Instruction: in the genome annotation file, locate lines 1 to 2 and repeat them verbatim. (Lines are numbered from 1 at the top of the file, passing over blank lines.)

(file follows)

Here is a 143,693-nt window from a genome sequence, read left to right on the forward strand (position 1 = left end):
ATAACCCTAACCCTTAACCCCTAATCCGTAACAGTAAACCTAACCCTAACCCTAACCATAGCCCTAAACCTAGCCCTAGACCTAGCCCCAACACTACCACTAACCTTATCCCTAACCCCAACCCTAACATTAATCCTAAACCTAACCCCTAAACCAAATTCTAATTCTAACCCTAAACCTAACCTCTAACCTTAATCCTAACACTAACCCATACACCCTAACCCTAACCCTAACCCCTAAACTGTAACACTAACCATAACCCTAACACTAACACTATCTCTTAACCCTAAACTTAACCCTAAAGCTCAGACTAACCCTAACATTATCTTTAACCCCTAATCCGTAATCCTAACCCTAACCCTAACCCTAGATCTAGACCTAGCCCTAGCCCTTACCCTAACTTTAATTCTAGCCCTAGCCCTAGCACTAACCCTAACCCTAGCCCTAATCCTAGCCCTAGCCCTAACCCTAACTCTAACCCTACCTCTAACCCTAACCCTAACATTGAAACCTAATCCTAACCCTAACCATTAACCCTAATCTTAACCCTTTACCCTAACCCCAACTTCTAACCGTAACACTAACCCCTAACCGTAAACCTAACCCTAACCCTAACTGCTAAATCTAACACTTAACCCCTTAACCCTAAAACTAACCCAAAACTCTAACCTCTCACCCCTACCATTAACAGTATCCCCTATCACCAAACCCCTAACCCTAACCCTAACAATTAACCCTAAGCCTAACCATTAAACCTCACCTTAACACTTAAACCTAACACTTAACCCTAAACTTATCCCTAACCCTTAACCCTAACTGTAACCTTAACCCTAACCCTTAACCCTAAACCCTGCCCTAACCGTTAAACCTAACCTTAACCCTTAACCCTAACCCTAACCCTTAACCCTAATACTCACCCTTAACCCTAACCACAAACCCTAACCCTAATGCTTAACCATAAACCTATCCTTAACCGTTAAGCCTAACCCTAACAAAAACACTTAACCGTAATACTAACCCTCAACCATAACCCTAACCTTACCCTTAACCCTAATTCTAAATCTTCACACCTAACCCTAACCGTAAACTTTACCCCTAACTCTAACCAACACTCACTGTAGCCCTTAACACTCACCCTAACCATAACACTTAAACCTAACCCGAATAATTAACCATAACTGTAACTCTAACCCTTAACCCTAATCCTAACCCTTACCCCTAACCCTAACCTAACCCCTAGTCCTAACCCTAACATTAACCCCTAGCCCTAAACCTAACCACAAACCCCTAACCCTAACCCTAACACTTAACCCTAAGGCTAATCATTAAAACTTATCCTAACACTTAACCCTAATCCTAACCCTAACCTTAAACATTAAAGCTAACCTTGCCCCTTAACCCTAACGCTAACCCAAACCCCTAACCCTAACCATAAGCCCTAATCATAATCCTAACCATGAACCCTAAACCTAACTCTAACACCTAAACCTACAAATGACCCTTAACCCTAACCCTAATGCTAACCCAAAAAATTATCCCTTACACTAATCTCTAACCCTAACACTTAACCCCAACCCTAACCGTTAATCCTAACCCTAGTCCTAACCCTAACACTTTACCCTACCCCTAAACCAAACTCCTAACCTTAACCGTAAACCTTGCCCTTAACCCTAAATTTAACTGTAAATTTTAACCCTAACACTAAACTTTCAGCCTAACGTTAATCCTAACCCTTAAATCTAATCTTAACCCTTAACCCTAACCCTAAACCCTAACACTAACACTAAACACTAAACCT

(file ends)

Here is a 143,693-nt window from a genome sequence, read left to right on the forward strand (position 1 = left end):
ATAACCCTAACCCTTAACCCCTAATCCGTAACAGTAAACCTAACCCTAACCCTAACCATAGCCCTAAACCTAGCCCTAGACCTAGCCCCAACACTACCACTAACCTTATCCCTAACCCCAACCCTAACATTAATCCTAAACCTAACCCCTAAACCAAATTCTAATTCTAACCCTAAACCTAACCTCTAACCTTAATCCTAACACTAACCCATACACCCTAACCCTAACCCTAACCCCTAAACTGTAACACTAACCATAACCCTAACACTAACACTATCTCTTAACCCTAAACTTAACCCTAAAGCTCAGACTAACCCTAACATTATCTTTAACCCCTAATCCGTAATCCTAACCCTAACCCTAACCCTAGATCTAGACCTAGCCCTAGCCCTTACCCTAACTTTAATTCTAGCCCTAGCCCTAGCACTAACCCTAACCCTAGCCCTAATCCTAGCCCTAGCCCTAACCCTAACTCTAACCCTACCTCTAACCCTAACCCTAACATTGAAACCTAATCCTAACCCTAACCATTAACCCTAATCTTAACCCTTTACCCTAACCCCAACTTCTAACCGTAACACTAACCCCTAACCGTAAACCTAACCCTAACCCTAACTGCTAAATCTAACACTTAACCCCTTAACCCTAAAACTAACCCAAAACTCTAACCTCTCACCCCTACCATTAACAGTATCCCCTATCACCAAACCCCTAACCCTAACCCTAACAATTAACCCTAAGCCTAACCATTAAACCTCACCTTAACACTTAAACCTAACACTTAACCCTAAACTTATCCCTAACCCTTAACCCTAACTGTAACCTTAACCCTAACCCTTAACCCTAAACCCTGCCCTAACCGTTAAACCTAACCTTAACCCTTAACCCTAACCCTAACCCTTAACCCTAATACTCACCCTTAACCCTAACCACAAACCCTAACCCTAATGCTTAACCATAAACCTATCCTTAACCGTTAAGCCTAACCCTAACAAAAACACTTAACCGTAATACTAACCCTCAACCATAACCCTAACCTTACCCTTAACCCTAATTCTAAATCTTCACACCTAACCCTAACCGTAAACTTTACCCCTAACTCTAACCAACACTCACTGTAGCCCTTAACACTCACCCTAACCATAACACTTAAACCTAACCCGAATAATTAACCATAACTGTAACTCTAACCCTTAACCCTAATCCTAACCCTTACCCCTAACCCTAACCTAACCCCTAGTCCTAACCCTAACATTAACCCCTAGCCCTAAACCTAACCACAAACCCCTAACCCTAACCCTAACACTTAACCCTAAGGCTAATCATTAAAACTTATCCTAACACTTAACCCTAATCCTAACCCTAACCTTAAACATTAAAGCTAACCTTGCCCCTTAACCCTAACGCTAACCCAAACCCCTAACCCTAACCATAAGCCCTAATCATAATCCTAACCATGAACCCTAAACCTAACTCTAACACCTAAACCTACAAATGACCCTTAACCCTAACCCTAATGCTAACCCAAAAAATTATCCCTTACACTAATCTCTAACCCTAACACTTAACCCCAACCCTAACCGTTAATCCTAACCCTAGTCCTAACCCTAACACTTTACCCTACCCCTAAACCAAACTCCTAACCTTAACCGTAAACCTTGCCCTTAACCCTAAATTTAACTGTAAATTTTAACCCTAACACTAAACTTTCAGCCTAACGTTAATCCTAACCCTTAAATCTAATCTTAACCCTTAACCCTAACCCTAAACCCTAACACTAACACTAAACACTAAACCT